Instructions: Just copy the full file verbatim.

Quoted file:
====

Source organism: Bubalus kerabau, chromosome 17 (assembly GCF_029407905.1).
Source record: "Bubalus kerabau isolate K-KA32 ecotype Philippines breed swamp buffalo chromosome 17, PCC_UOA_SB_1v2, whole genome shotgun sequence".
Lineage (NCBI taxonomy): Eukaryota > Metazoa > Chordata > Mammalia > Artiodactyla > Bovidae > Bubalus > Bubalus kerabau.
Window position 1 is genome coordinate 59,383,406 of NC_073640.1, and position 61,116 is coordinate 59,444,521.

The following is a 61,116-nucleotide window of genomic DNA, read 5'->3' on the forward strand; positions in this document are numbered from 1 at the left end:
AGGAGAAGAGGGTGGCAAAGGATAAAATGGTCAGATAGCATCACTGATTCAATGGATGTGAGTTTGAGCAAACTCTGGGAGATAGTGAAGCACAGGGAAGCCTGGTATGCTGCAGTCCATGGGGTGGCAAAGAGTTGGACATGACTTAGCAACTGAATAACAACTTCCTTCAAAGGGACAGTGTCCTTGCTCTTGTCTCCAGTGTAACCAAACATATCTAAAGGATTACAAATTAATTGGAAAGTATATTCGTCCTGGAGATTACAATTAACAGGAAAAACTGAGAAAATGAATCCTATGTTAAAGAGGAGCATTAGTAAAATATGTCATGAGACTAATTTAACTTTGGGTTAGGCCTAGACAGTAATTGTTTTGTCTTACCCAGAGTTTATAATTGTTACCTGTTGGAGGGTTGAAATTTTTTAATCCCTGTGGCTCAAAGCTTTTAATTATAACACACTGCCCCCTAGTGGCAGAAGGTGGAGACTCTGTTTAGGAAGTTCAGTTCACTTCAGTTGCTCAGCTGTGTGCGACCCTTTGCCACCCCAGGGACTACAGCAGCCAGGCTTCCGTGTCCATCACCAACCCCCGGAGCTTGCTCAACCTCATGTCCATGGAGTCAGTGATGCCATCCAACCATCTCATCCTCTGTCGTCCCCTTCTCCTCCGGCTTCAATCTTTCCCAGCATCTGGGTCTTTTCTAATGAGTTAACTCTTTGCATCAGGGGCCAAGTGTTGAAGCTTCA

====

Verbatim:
Source organism: Bubalus kerabau, chromosome 17 (assembly GCF_029407905.1).
Source record: "Bubalus kerabau isolate K-KA32 ecotype Philippines breed swamp buffalo chromosome 17, PCC_UOA_SB_1v2, whole genome shotgun sequence".
Lineage (NCBI taxonomy): Eukaryota > Metazoa > Chordata > Mammalia > Artiodactyla > Bovidae > Bubalus > Bubalus kerabau.
Window position 1 is genome coordinate 59,383,406 of NC_073640.1, and position 61,116 is coordinate 59,444,521.

The following is a 61,116-nucleotide window of genomic DNA, read 5'->3' on the forward strand; positions in this document are numbered from 1 at the left end:
AGGAGAAGAGGGTGGCAAAGGATAAAATGGTCAGATAGCATCACTGATTCAATGGATGTGAGTTTGAGCAAACTCTGGGAGATAGTGAAGCACAGGGAAGCCTGGTATGCTGCAGTCCATGGGGTGGCAAAGAGTTGGACATGACTTAGCAACTGAATAACAACTTCCTTCAAAGGGACAGTGTCCTTGCTCTTGTCTCCAGTGTAACCAAACATATCTAAAGGATTACAAATTAATTGGAAAGTATATTCGTCCTGGAGATTACAATTAACAGGAAAAACTGAGAAAATGAATCCTATGTTAAAGAGGAGCATTAGTAAAATATGTCATGAGACTAATTTAACTTTGGGTTAGGCCTAGACAGTAATTGTTTTGTCTTACCCAGAGTTTATAATTGTTACCTGTTGGAGGGTTGAAATTTTTTAATCCCTGTGGCTCAAAGCTTTTAATTATAACACACTGCCCCCTAGTGGCAGAAGGTGGAGACTCTGTTTAGGAAGTTCAGTTCACTTCAGTTGCTCAGCTGTGTGCGACCCTTTGCCACCCCAGGGACTACAGCAGCCAGGCTTCCGTGTCCATCACCAACCCCCGGAGCTTGCTCAACCTCATGTCCATGGAGTCAGTGATGCCATCCAACCATCTCATCCTCTGTCGTCCCCTTCTCCTCCGGCTTCAATCTTTCCCAGCATCTGGGTCTTTTCTAATGAGTTAACTCTTTGCATCAGGGGCCAAGTGTTGAAGCTTCA